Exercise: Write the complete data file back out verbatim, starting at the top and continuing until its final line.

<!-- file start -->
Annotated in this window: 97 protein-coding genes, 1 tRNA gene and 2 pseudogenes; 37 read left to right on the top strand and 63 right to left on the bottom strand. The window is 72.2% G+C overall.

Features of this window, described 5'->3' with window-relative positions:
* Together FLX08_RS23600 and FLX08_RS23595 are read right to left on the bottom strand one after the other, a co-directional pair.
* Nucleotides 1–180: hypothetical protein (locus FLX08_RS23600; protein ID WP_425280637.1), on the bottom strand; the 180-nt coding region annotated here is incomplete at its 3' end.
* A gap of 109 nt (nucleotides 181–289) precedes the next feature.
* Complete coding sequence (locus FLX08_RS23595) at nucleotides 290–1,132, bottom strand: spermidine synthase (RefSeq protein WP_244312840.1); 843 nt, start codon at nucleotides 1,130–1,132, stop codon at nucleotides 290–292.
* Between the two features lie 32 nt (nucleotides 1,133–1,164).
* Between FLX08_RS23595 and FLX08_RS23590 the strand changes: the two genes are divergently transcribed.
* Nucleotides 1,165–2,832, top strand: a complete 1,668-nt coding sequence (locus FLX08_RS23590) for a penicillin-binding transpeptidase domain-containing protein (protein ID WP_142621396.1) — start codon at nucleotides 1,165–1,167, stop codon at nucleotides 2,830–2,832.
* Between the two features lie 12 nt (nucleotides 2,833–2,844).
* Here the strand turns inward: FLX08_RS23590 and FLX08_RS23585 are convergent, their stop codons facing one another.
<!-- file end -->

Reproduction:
Annotated in this window: 97 protein-coding genes, 1 tRNA gene and 2 pseudogenes; 37 read left to right on the top strand and 63 right to left on the bottom strand. The window is 72.2% G+C overall.

Features of this window, described 5'->3' with window-relative positions:
* Together FLX08_RS23600 and FLX08_RS23595 are read right to left on the bottom strand one after the other, a co-directional pair.
* Nucleotides 1–180: hypothetical protein (locus FLX08_RS23600; protein ID WP_425280637.1), on the bottom strand; the 180-nt coding region annotated here is incomplete at its 3' end.
* A gap of 109 nt (nucleotides 181–289) precedes the next feature.
* Complete coding sequence (locus FLX08_RS23595) at nucleotides 290–1,132, bottom strand: spermidine synthase (RefSeq protein WP_244312840.1); 843 nt, start codon at nucleotides 1,130–1,132, stop codon at nucleotides 290–292.
* Between the two features lie 32 nt (nucleotides 1,133–1,164).
* Between FLX08_RS23595 and FLX08_RS23590 the strand changes: the two genes are divergently transcribed.
* Nucleotides 1,165–2,832, top strand: a complete 1,668-nt coding sequence (locus FLX08_RS23590) for a penicillin-binding transpeptidase domain-containing protein (protein ID WP_142621396.1) — start codon at nucleotides 1,165–1,167, stop codon at nucleotides 2,830–2,832.
* Between the two features lie 12 nt (nucleotides 2,833–2,844).
* Here the strand turns inward: FLX08_RS23590 and FLX08_RS23585 are convergent, their stop codons facing one another.